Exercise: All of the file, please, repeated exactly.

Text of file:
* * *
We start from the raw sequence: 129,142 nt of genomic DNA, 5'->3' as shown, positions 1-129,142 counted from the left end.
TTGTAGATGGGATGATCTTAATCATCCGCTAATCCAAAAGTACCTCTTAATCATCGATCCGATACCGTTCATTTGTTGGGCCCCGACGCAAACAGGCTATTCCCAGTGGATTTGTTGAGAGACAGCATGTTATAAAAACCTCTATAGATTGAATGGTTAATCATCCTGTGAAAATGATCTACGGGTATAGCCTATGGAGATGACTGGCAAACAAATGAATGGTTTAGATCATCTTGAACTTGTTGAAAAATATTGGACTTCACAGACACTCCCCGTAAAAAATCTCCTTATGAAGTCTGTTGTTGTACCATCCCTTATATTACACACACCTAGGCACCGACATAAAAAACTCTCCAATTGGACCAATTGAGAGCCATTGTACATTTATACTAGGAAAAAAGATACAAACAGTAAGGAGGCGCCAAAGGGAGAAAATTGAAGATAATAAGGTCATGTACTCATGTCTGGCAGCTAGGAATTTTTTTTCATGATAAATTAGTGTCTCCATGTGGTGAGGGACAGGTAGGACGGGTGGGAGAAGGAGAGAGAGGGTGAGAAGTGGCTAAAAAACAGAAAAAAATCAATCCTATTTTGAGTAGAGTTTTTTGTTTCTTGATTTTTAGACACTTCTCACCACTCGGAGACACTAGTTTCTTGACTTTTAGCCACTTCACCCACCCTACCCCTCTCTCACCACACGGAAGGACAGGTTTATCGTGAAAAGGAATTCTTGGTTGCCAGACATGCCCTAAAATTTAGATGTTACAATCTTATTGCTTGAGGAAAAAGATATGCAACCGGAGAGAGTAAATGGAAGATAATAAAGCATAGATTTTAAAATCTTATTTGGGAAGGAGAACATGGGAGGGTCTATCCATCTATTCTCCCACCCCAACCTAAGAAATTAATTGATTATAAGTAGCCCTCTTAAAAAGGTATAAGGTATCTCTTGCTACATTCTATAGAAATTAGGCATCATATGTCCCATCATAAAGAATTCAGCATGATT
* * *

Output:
We start from the raw sequence: 129,142 nt of genomic DNA, 5'->3' as shown, positions 1-129,142 counted from the left end.
TTGTAGATGGGATGATCTTAATCATCCGCTAATCCAAAAGTACCTCTTAATCATCGATCCGATACCGTTCATTTGTTGGGCCCCGACGCAAACAGGCTATTCCCAGTGGATTTGTTGAGAGACAGCATGTTATAAAAACCTCTATAGATTGAATGGTTAATCATCCTGTGAAAATGATCTACGGGTATAGCCTATGGAGATGACTGGCAAACAAATGAATGGTTTAGATCATCTTGAACTTGTTGAAAAATATTGGACTTCACAGACACTCCCCGTAAAAAATCTCCTTATGAAGTCTGTTGTTGTACCATCCCTTATATTACACACACCTAGGCACCGACATAAAAAACTCTCCAATTGGACCAATTGAGAGCCATTGTACATTTATACTAGGAAAAAAGATACAAACAGTAAGGAGGCGCCAAAGGGAGAAAATTGAAGATAATAAGGTCATGTACTCATGTCTGGCAGCTAGGAATTTTTTTTCATGATAAATTAGTGTCTCCATGTGGTGAGGGACAGGTAGGACGGGTGGGAGAAGGAGAGAGAGGGTGAGAAGTGGCTAAAAAACAGAAAAAAATCAATCCTATTTTGAGTAGAGTTTTTTGTTTCTTGATTTTTAGACACTTCTCACCACTCGGAGACACTAGTTTCTTGACTTTTAGCCACTTCACCCACCCTACCCCTCTCTCACCACACGGAAGGACAGGTTTATCGTGAAAAGGAATTCTTGGTTGCCAGACATGCCCTAAAATTTAGATGTTACAATCTTATTGCTTGAGGAAAAAGATATGCAACCGGAGAGAGTAAATGGAAGATAATAAAGCATAGATTTTAAAATCTTATTTGGGAAGGAGAACATGGGAGGGTCTATCCATCTATTCTCCCACCCCAACCTAAGAAATTAATTGATTATAAGTAGCCCTCTTAAAAAGGTATAAGGTATCTCTTGCTACATTCTATAGAAATTAGGCATCATATGTCCCATCATAAAGAATTCAGCATGATT